What is the number one component on an overhead crane inspection that gets missed the most?
This is a question that had crossed my mind while trying to come up with an idea to write a presentation for the CCAA Spring Conference in San Diego. I had an idea in my mind of the answer to this question. I decided to ask as many people that I could on this subject. I started with inspectors and then moved on to managers. This is what I found in my small assessment.
What is the number one component on an overhead crane that gets missed the most during an inspection?
In the crane industry, how do we limit the amount of missed discrepancies during an inspection? I believe it can be done in three ways.
1. Continual Training
To keep inspectors up with the latest regulations that tend to change every year, inspectors need refresher training on the codes at least once a year. They should also be getting training on various equipment direct from the manufacturer. There are many hoist manufacturers that provide technical training on their equipment and components on your site or at the factory. Contact your hoist manufacturer or a crane training company to help you with this.
Culture is something that takes a long time to develop. So if you don’t have it in your company now then NOW is a good time to make that change. To create a culture of safety awareness, and inspection mindedness it needs to start at the top. Like everything, it will trickle down to affect everyone. Don’t just relay information and tell people to take inspections seriously. You take it seriously. Talk about inspections at every safety meeting. Discuss why it is important to you and them. Explain the consequences of missing components on inspections. Pick a component during the safety meeting to discuss the proper inspection procedure. Don’t just relay the information but get everyone involved and ask their opinion on it. Make it an ongoing discussion.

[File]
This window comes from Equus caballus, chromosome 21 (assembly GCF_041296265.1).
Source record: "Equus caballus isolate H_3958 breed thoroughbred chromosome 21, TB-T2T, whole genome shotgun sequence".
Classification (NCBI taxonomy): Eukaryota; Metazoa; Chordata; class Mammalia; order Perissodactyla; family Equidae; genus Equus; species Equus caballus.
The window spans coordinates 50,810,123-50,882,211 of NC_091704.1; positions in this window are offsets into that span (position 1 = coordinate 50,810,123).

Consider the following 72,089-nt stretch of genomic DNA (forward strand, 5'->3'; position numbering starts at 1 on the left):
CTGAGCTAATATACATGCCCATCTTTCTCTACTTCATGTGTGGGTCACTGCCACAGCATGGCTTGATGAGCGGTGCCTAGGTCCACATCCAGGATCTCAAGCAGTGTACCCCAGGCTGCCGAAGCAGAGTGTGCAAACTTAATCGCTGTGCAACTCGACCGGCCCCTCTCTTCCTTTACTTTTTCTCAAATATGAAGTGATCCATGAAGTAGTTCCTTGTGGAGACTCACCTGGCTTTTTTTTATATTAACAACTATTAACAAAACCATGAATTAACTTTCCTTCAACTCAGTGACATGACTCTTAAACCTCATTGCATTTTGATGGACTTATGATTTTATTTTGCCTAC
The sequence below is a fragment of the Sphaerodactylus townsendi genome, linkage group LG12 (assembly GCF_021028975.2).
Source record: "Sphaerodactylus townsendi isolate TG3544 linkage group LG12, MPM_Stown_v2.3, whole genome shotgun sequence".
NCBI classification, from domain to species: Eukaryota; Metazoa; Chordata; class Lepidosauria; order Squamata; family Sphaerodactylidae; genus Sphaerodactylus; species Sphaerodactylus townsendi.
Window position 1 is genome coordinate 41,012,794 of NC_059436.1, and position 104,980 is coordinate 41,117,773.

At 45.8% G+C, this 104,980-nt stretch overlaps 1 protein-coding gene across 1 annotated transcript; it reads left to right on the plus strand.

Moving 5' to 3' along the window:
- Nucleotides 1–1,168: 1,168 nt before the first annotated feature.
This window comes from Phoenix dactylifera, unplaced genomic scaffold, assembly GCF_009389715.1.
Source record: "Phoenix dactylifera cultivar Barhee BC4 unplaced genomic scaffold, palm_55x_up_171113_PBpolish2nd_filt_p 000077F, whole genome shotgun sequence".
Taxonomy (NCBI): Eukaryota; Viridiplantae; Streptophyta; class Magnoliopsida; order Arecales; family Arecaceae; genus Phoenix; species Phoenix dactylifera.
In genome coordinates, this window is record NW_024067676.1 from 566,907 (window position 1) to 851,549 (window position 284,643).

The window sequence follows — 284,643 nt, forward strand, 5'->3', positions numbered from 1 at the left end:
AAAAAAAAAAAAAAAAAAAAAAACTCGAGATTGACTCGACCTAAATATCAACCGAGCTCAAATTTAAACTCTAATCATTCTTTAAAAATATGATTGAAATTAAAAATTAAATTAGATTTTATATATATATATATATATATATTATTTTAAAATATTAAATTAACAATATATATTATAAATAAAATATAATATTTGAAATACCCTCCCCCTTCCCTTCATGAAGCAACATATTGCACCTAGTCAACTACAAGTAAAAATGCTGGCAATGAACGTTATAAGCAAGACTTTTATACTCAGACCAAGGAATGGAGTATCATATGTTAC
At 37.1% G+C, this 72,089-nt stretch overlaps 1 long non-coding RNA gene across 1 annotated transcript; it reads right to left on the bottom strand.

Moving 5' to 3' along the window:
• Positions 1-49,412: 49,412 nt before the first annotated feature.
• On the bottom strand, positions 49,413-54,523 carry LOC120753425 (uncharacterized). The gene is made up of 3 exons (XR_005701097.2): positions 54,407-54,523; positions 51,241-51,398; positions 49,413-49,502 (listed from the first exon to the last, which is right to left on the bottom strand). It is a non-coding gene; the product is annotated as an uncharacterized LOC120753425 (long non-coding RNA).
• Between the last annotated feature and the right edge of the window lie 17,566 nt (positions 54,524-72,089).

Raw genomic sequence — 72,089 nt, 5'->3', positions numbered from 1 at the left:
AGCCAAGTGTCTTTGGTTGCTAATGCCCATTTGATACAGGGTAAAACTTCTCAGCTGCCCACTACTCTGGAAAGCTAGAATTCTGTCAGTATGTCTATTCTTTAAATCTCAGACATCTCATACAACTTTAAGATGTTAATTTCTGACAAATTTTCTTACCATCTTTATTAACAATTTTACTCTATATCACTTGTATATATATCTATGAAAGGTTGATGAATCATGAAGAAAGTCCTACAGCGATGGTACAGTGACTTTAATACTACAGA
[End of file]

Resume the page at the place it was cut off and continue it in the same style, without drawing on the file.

3. Senior Field Personnel
Another key to producing good inspection results is having the right inspectors out there. Only use inspectors who have demonstrated an excellent knowledge in the field. They should have a high amount of field hours. I would say 4,000 hours is a good amount of time to have under your belt before you become an inspector. Those hours should consist mostly of troubleshooting and installing crane components. This will help them greatly when it comes to narrowing something down on a crane inspection.
When training your personnel you should refresh them on certain component requirements. Especially on the components listed above. It is key to keep inspectors up to date on the updated regulation requirements.
Discard Load Hook if…
There is no point doing an overhead crane inspection if it is not going to be accurate. To ensure you’re getting an accurate inspection you need to ensure that you are creating a culture that takes inspections to a higher level, you need to continually provide training for all personnel who will be inspecting the overhead cranes. Start with something during all your safety meetings about one overhead crane component. This will help create a culture of mindful inspectors. At the same time if your information is new and pertinent then it will also keep your inspectors up to date on all the new codes and regulations.
What do you feel gets missed the most on overhead crane inspections?
What is a good way to keep your inspector from preventing these mistakes?
As a crane owner what do you expect from your inspection company and how do you know you’re getting a good inspection?